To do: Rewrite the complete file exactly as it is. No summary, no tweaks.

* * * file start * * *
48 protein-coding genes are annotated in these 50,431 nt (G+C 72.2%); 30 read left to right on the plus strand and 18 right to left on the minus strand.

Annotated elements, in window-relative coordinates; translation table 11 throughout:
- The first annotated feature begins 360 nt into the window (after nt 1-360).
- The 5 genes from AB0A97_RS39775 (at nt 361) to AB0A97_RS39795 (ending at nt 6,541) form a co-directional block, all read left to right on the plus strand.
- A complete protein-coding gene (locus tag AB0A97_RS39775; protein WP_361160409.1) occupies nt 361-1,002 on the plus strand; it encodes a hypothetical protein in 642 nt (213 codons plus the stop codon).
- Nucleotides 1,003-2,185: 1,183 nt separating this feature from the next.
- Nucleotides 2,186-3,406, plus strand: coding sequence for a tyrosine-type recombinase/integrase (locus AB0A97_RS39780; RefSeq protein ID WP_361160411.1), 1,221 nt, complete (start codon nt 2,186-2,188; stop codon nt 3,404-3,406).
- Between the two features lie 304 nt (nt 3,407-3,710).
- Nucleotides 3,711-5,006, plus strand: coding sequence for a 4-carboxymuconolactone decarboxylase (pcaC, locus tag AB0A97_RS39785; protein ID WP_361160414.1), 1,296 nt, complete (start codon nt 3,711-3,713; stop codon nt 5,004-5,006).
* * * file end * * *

48 protein-coding genes are annotated in these 50,431 nt (G+C 72.2%); 30 read left to right on the plus strand and 18 right to left on the minus strand.

Annotated elements, in window-relative coordinates; translation table 11 throughout:
- The first annotated feature begins 360 nt into the window (after nt 1-360).
- The 5 genes from AB0A97_RS39775 (at nt 361) to AB0A97_RS39795 (ending at nt 6,541) form a co-directional block, all read left to right on the plus strand.
- A complete protein-coding gene (locus tag AB0A97_RS39775; protein WP_361160409.1) occupies nt 361-1,002 on the plus strand; it encodes a hypothetical protein in 642 nt (213 codons plus the stop codon).
- Nucleotides 1,003-2,185: 1,183 nt separating this feature from the next.
- Nucleotides 2,186-3,406, plus strand: coding sequence for a tyrosine-type recombinase/integrase (locus AB0A97_RS39780; RefSeq protein ID WP_361160411.1), 1,221 nt, complete (start codon nt 2,186-2,188; stop codon nt 3,404-3,406).
- Between the two features lie 304 nt (nt 3,407-3,710).
- Nucleotides 3,711-5,006, plus strand: coding sequence for a 4-carboxymuconolactone decarboxylase (pcaC, locus tag AB0A97_RS39785; protein ID WP_361160414.1), 1,296 nt, complete (start codon nt 3,711-3,713; stop codon nt 5,004-5,006).